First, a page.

My one thing there was to give her as much energy as possible. I wanted to be in fast motion. And I wanted everyone else around me to be in slow motion. So that’s kind of what I gave that character.

Were you a Ramones fan prior to the film?
No I wasn’t and I hadn’t even really heard of them, to be honest. Jackson Browne was the big favorite of mine. The Eagles. I had briefly dated Neil Young. I was into a whole other music scene so when Alan Arkush handed me the cassette – back in those days, the cassette – of the Ramones, he said, “Here, you’re their number one fan, so why don’t you come and learn all their songs, and really figure out how to love these guys.” And I couldn’t figure out the sound that was coming out of my cassette player. “What? Who are these guys? This is music?”

And then the first scene that we shot was of me in bed – of Joey singing over me. “These are the Ramones… Take your clothes off and Joey’s gonna now sing to you.” I was like, “Who are these guys?”

What did you think of The Ramones when you first met them?
I thought they were quirky looking. They were very sweet. There was nothing weird about them, just the sweetest guys, very shy. In fact that was probably the biggest problem… trying to get them to come out of their shell. They loved Roger Corman movies. They loved horror films. They loved me in “Halloween” and they were just very shy and awkward until they hit the stage, and then they were just… you know… They were The Ramones.

Did you and Bill Murray adlib any scenes in “Stripes”?
Our scene that ended up being in the kitchen was outside, on a hill, looking at fireworks, and we were supposed to be going into the big kiss but instead, it was three o’ clock in the morning. We were in Westwood. It was getting late. They shot Harold and Sean’s scene… their little love scene. And Ivan was, “Uh, I don’t know, we have to show somehow that you guys like each other. We’re gonna have to do something inside because we can’t go outside now, it’s too late. We can’t have lights outside. It’s a neighborhood.”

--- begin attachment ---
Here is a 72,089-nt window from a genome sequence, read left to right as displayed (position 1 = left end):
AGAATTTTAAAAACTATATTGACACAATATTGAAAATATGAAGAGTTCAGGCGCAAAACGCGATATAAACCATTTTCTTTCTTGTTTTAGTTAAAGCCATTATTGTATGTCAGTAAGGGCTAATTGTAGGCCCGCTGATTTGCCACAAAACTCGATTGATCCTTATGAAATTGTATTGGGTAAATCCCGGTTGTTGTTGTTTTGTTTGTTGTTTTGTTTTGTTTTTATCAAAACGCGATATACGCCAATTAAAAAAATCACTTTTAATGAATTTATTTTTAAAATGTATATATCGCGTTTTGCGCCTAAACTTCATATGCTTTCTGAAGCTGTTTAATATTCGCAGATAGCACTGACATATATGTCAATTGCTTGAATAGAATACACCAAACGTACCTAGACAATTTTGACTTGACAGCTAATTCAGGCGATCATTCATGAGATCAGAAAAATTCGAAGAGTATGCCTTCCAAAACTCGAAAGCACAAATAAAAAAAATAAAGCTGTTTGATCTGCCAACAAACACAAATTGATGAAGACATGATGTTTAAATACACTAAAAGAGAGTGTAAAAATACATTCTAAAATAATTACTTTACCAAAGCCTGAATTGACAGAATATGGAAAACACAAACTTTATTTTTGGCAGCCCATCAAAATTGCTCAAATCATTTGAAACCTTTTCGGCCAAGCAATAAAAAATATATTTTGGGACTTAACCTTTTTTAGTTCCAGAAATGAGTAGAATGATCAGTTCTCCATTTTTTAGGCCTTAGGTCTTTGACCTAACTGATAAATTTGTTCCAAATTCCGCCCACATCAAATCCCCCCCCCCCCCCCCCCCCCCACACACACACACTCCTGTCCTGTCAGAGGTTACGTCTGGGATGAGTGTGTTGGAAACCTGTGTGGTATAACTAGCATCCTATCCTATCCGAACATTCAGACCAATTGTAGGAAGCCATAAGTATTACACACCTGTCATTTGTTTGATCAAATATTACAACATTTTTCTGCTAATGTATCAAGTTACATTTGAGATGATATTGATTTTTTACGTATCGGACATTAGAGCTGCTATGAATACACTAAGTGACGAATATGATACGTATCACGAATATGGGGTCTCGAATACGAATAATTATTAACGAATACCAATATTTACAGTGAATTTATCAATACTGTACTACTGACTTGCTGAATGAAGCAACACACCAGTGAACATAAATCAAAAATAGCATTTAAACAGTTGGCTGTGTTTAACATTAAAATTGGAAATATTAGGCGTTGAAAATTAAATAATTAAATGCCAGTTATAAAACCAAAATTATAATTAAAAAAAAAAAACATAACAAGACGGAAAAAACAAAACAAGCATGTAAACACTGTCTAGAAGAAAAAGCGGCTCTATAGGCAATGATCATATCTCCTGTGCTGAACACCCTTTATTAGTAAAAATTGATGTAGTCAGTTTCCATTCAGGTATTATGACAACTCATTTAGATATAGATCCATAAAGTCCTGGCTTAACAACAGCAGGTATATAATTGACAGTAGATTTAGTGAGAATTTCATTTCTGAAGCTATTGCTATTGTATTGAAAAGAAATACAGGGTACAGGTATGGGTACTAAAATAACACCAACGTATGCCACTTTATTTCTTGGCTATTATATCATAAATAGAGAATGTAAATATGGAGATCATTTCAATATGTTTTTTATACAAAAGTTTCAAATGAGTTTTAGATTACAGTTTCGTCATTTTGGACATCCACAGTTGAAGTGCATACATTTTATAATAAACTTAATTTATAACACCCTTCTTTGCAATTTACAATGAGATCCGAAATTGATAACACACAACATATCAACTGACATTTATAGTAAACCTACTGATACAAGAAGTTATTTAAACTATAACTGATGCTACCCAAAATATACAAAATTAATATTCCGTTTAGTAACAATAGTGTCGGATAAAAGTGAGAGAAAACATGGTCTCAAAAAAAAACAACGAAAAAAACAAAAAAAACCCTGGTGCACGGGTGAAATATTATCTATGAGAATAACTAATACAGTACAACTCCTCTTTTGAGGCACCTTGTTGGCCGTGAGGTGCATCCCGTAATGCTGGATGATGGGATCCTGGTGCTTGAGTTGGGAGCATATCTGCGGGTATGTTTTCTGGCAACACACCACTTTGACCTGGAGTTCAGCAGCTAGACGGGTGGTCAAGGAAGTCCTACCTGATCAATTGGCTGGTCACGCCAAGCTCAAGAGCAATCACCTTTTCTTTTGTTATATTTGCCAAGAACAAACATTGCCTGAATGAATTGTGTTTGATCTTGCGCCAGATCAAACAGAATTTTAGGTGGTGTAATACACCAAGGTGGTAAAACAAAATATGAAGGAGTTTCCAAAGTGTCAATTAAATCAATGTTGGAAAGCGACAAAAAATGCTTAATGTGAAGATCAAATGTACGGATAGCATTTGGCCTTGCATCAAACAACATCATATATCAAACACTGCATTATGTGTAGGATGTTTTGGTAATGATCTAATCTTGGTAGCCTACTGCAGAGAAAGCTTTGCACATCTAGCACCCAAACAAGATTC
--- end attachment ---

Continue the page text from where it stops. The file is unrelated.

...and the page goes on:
Bill Murray in StripesSo Bill… we were talking in the kitchen… And Bill opens the refrigerator and takes out a carrot. And I just looked at him and said, “What are you gonna do with that?” And Ivan just said, “Bring the camera in here. Let’s roll it.” And we shot that in literally twenty minutes. With coverage and everything. And I love that. It’s one of my favorite all-time scenes and because of the fact it just happened so automatically. That’s my favorite kind of acting, when something’s real and the responses are real and, you know, Bill led the way and I followed.

Original Interview and Transcription by James M. Tate


TOTALLY PJ SOLES (a cool fan group, not mine)


And for the complete 95 minute P.J. Soles Podcast Interview go to: